Cosmic Queries – The Science of Love

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About This Episode

Are you ready for Valentine’s Day, StarTalk style? Neil deGrasse Tyson and co-host Chuck Nice delve into the science of love, thanks to a little help from returning guest Dr. Helen Fisher, a biological anthropologist who is a Research Fellow at the Kinsey Institute for Research in Sex, Gender, and Reproduction and the chief scientific advisor at Together, the trio tackle your toughest questions about the biology and physiology of love, from whether human love is more than just a chemical interaction involving dopamine and oxytocin, to whether romantic love is more effective, evolutionarily speaking, than choosing a mate intellectually. You’ll learn whether animals can fall in love, and whether the love we feel for our pets or favorite car is related in any way to the love we feel for our soul-mate. Discover whether there are genes for promiscuity, and whether evolutionary forces favor polyamory or monogamy. Explore what love has in common physiologically with thirst, hunger, and addiction, and whether the opposite of love is hate or indifference. You’ll even find out why love hurts – and what you can do about it when it does.

NOTE: All-Access subscribers can listen to this entire episode commercial-free here: Cosmic Queries – The Science of Love.


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  • sebanoe

    While i agree that humans are selfish with love and we are monogamous with it, we will fight and kill for it, Equally we are not built for monogamous sex as humans especially men will risk everything social position, jobs, family and long term relationships to have random sex with another person, you see politicians do it all the time; case and point Bill Clinton was the most powerful man in the world, he risked it all for sex unfortunately he lost. Risk is the keyword here and it’s all for a few moments of joy. The relationships we are in today aren’t realistic especially for men, i feel women get the better end of the deal in marriages as most women crave emotion over all else, not that they don’t need to be satisfied in other ways but emotion seems primary for them, men crave sex from different partners and usually emotion from one partner so we get the raw end of the social construct. In any case the idea of marriage and relationships needs reconstruction.

  • Delver01

    All right, all you Eugene haters out there… Chuck interrupted waaay more on this episode than Eugene ever did. Relax and enjoy the humor. I love the funny co-hosts and appreciate the flavor they add to the conversation.

  • BestDayOfMyLife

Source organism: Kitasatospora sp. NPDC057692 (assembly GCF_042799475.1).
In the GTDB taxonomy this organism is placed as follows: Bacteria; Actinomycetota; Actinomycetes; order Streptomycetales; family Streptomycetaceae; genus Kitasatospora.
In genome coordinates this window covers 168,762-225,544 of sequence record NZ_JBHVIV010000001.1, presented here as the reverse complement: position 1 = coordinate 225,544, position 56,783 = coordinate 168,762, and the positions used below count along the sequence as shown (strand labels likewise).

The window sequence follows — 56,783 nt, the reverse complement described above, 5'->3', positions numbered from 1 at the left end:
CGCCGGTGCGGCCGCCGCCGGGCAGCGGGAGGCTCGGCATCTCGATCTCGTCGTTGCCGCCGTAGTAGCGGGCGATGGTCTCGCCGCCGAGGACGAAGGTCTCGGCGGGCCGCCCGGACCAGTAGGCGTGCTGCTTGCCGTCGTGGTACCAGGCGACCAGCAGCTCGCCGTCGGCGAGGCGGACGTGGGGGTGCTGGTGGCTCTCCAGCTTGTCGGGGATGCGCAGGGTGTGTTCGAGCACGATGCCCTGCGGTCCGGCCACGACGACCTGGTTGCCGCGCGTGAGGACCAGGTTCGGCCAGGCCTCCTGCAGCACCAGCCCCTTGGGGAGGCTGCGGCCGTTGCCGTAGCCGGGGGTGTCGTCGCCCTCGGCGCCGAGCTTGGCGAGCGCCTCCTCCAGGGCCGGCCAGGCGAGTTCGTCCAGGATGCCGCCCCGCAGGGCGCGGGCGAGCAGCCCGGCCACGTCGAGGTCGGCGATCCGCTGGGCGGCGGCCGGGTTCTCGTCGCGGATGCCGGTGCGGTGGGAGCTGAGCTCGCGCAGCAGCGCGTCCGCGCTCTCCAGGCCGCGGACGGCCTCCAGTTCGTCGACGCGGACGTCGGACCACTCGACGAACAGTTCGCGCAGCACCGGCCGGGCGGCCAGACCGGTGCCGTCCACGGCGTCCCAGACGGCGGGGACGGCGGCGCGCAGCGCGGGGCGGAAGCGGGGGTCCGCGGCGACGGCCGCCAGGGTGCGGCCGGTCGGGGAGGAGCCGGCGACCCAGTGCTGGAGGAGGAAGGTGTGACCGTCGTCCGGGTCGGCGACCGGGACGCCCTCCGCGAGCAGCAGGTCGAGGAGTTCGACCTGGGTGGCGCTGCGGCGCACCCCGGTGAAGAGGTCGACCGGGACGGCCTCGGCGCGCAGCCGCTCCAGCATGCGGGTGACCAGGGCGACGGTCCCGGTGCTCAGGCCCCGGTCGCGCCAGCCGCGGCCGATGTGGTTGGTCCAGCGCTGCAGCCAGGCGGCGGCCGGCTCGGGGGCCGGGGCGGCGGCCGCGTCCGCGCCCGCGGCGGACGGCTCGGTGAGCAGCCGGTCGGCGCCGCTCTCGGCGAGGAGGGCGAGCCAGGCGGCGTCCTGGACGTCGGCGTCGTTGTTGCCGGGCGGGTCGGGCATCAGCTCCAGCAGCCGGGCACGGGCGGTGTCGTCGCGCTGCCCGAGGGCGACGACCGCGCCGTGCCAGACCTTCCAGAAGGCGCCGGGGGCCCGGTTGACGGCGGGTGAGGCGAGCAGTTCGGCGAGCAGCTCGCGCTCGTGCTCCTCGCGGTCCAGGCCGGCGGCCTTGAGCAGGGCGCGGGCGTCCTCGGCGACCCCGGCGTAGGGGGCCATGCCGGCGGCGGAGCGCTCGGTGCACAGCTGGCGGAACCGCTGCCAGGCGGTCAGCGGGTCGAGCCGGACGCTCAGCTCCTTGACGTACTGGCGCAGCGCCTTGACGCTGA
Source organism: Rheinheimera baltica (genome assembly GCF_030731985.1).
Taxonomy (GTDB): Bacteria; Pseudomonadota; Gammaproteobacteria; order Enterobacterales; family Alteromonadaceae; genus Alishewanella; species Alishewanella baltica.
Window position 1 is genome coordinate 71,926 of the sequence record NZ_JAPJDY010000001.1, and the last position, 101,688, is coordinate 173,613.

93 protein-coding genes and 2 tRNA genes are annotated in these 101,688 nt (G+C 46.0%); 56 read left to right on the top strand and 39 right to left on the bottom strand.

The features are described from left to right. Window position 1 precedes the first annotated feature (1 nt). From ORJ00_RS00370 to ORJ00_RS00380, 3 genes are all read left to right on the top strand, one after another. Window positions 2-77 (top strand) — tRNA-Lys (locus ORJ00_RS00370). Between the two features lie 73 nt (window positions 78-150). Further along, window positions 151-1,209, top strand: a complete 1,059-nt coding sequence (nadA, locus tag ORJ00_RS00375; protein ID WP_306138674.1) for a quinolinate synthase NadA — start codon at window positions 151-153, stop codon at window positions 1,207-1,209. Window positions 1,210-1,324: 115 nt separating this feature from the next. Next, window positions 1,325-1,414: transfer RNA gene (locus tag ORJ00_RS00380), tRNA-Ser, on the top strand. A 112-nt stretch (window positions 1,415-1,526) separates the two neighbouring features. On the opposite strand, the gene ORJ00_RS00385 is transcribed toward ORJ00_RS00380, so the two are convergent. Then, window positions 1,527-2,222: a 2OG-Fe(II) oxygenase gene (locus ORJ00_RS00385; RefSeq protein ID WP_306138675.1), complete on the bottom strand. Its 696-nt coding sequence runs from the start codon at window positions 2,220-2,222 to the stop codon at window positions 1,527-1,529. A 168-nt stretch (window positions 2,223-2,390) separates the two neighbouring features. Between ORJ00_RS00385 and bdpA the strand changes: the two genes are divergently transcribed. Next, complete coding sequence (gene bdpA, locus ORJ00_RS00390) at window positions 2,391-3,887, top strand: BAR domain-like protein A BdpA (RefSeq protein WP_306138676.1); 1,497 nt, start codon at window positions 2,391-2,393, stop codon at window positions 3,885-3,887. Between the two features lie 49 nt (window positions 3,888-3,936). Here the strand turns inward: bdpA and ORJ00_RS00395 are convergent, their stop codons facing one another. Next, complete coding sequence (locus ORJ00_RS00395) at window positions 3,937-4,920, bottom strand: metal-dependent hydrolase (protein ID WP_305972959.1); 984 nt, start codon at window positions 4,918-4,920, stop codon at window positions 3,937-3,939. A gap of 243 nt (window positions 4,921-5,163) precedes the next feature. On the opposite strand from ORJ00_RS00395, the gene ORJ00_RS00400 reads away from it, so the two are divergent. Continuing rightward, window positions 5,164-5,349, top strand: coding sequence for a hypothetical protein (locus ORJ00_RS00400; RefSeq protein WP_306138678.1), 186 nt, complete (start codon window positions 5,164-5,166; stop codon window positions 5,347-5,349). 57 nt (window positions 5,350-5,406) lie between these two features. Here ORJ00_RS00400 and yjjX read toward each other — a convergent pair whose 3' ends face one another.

Lovely! Another interdisciplinary sci take on love is “Sciencing Valentine’s Day” –

  • Lance Monotone

    Dr. Fisher says polyamorists want a primary partner and have a lot of romances on the side. This is not entirely accurate across the spectrum of those of us who practice polyamory. There are many poly people who are perfectly happy without a primary partner because they are ‘married’ to their career, because they have a preference for living alone, etc. The phrase ‘on the side’ is also nettlesome because it implies that these non-primary relationships are frivolous and not emotionally significant to those involved, and worse, that they may be illegitimate or secret. Polyamory by definition is focused on loving relationships with the full consent and knowledge of all partners. As is always the case with relationships, some work and some don’t but most are entered into with serious thought and a desire to both care for and be cared for by the other partner to whatever degree those partners negotiate for themselves. Dr. Fisher is correct that humans are not naturally good at sharing, but there are many of us who reject the painful and non-affirmational feelings of jealousy and mistrust that monogamy forces upon us. We choose instead to imbue our relationships with honesty, lots and lots and lots of communication, and openness about our attractions and needs with the understanding that while humans may not share well WITH each other, they are awfully good at cheating ON each other. We hope to take the stigma away from these very natural feelings of attraction to others and allow ourselves and our partners to explore them instead of repressing them (painful to ourselves) and lying about them (painful to our partners). All that said, it would be nice to hear a discussion about polyamory unaccompanied by wisecracks or judgments (Chuck’s ‘They’re lying’ about being able to overcome jealousy, which is difficult work but very possible and very rewarding) and equating it to polygamy or swinging, both of which involve multiple partners but are quite different in practice and intent. Neil and crew, please look this stuff up before you start talking about it and perpetuating misinformation.

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